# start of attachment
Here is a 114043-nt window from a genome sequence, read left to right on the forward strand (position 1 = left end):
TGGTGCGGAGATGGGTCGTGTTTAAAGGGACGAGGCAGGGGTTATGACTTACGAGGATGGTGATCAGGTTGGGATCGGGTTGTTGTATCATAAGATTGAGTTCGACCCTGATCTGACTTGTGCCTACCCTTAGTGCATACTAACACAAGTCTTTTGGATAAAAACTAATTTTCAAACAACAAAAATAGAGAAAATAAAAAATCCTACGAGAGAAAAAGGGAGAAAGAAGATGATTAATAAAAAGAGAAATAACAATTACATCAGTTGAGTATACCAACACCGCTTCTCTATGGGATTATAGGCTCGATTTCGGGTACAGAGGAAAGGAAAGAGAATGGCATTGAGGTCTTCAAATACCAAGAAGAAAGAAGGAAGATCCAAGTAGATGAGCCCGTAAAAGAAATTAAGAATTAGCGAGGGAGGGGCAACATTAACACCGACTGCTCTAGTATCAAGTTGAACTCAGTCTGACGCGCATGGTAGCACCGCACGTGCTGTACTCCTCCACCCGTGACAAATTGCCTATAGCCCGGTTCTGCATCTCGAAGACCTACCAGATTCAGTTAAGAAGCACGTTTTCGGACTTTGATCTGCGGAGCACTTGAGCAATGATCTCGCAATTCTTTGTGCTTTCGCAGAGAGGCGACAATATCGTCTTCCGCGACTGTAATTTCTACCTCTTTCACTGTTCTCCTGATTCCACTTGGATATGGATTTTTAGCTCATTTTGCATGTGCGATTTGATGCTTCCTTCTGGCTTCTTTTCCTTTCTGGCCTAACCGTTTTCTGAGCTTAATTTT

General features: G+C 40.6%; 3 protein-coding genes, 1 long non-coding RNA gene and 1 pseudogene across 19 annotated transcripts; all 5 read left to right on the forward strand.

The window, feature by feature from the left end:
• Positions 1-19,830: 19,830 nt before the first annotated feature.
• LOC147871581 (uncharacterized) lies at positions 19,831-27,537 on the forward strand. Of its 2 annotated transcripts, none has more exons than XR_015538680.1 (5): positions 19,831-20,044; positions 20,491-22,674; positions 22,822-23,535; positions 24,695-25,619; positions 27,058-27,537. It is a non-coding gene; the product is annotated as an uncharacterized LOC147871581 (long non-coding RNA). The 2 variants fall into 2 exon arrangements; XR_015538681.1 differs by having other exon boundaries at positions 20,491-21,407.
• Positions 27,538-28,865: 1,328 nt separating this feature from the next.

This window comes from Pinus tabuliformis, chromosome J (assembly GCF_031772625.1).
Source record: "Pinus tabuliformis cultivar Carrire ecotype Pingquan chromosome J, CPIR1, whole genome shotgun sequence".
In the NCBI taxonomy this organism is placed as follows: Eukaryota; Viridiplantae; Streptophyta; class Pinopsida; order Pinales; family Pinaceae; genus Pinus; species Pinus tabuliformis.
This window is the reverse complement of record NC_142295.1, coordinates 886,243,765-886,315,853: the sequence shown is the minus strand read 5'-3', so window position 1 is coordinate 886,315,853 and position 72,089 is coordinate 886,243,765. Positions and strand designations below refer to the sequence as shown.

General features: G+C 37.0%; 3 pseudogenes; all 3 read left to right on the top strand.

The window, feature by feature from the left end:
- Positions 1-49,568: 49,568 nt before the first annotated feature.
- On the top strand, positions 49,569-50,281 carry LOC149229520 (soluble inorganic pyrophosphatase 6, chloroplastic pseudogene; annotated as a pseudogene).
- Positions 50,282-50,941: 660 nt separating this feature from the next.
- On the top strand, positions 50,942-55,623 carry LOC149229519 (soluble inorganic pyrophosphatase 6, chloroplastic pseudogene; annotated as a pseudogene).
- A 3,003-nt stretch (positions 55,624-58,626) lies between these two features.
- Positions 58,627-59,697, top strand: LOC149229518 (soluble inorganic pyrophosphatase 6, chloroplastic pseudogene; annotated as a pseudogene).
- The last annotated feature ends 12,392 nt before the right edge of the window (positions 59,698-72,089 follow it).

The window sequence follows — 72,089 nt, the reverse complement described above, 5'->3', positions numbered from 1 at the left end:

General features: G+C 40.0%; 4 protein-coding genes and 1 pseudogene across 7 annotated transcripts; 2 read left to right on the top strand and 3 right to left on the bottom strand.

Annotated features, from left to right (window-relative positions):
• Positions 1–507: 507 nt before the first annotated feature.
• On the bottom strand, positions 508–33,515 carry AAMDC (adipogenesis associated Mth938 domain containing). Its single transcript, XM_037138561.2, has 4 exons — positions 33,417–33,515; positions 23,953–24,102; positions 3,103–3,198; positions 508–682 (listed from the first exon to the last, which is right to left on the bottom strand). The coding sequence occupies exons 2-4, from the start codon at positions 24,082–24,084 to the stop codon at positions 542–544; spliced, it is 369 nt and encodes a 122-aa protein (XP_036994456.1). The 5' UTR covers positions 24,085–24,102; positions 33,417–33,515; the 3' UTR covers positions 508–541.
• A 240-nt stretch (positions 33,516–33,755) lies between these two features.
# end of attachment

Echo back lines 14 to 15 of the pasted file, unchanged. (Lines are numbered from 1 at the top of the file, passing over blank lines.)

- Positions 1-49,568: 49,568 nt before the first annotated feature.
- On the top strand, positions 49,569-50,281 carry LOC149229520 (soluble inorganic pyrophosphatase 6, chloroplastic pseudogene; annotated as a pseudogene).